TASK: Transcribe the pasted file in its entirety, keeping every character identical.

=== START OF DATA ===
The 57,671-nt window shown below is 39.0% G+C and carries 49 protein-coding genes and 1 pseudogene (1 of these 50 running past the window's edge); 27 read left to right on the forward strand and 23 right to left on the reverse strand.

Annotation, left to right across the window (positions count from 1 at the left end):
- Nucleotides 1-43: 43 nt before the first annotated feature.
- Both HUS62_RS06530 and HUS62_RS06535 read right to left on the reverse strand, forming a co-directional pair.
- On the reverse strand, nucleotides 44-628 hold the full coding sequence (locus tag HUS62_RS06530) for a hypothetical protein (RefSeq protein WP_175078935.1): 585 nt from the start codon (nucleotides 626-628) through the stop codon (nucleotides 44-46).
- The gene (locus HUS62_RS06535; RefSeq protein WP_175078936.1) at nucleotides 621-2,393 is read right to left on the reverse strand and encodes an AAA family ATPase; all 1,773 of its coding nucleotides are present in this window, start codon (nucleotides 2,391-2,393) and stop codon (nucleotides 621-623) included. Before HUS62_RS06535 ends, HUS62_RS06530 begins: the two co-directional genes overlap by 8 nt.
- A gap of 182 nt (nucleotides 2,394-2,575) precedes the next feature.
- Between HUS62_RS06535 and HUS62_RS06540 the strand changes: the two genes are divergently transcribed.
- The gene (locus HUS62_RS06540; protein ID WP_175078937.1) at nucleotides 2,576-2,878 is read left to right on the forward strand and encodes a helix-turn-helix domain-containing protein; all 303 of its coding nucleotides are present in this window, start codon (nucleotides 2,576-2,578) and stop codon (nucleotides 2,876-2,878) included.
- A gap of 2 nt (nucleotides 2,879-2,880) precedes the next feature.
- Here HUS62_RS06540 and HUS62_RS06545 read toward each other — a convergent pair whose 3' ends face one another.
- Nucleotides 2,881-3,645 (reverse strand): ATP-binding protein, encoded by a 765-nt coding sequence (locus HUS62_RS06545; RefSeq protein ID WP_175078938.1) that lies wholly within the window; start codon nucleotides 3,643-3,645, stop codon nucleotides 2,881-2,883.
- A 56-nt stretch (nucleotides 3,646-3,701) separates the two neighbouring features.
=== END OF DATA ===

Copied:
The 57,671-nt window shown below is 39.0% G+C and carries 49 protein-coding genes and 1 pseudogene (1 of these 50 running past the window's edge); 27 read left to right on the forward strand and 23 right to left on the reverse strand.

Annotation, left to right across the window (positions count from 1 at the left end):
- Nucleotides 1-43: 43 nt before the first annotated feature.
- Both HUS62_RS06530 and HUS62_RS06535 read right to left on the reverse strand, forming a co-directional pair.
- On the reverse strand, nucleotides 44-628 hold the full coding sequence (locus tag HUS62_RS06530) for a hypothetical protein (RefSeq protein WP_175078935.1): 585 nt from the start codon (nucleotides 626-628) through the stop codon (nucleotides 44-46).
- The gene (locus HUS62_RS06535; RefSeq protein WP_175078936.1) at nucleotides 621-2,393 is read right to left on the reverse strand and encodes an AAA family ATPase; all 1,773 of its coding nucleotides are present in this window, start codon (nucleotides 2,391-2,393) and stop codon (nucleotides 621-623) included. Before HUS62_RS06535 ends, HUS62_RS06530 begins: the two co-directional genes overlap by 8 nt.
- A gap of 182 nt (nucleotides 2,394-2,575) precedes the next feature.
- Between HUS62_RS06535 and HUS62_RS06540 the strand changes: the two genes are divergently transcribed.
- The gene (locus HUS62_RS06540; protein ID WP_175078937.1) at nucleotides 2,576-2,878 is read left to right on the forward strand and encodes a helix-turn-helix domain-containing protein; all 303 of its coding nucleotides are present in this window, start codon (nucleotides 2,576-2,578) and stop codon (nucleotides 2,876-2,878) included.
- A gap of 2 nt (nucleotides 2,879-2,880) precedes the next feature.
- Here HUS62_RS06540 and HUS62_RS06545 read toward each other — a convergent pair whose 3' ends face one another.
- Nucleotides 2,881-3,645 (reverse strand): ATP-binding protein, encoded by a 765-nt coding sequence (locus HUS62_RS06545; RefSeq protein ID WP_175078938.1) that lies wholly within the window; start codon nucleotides 3,643-3,645, stop codon nucleotides 2,881-2,883.
- A 56-nt stretch (nucleotides 3,646-3,701) separates the two neighbouring features.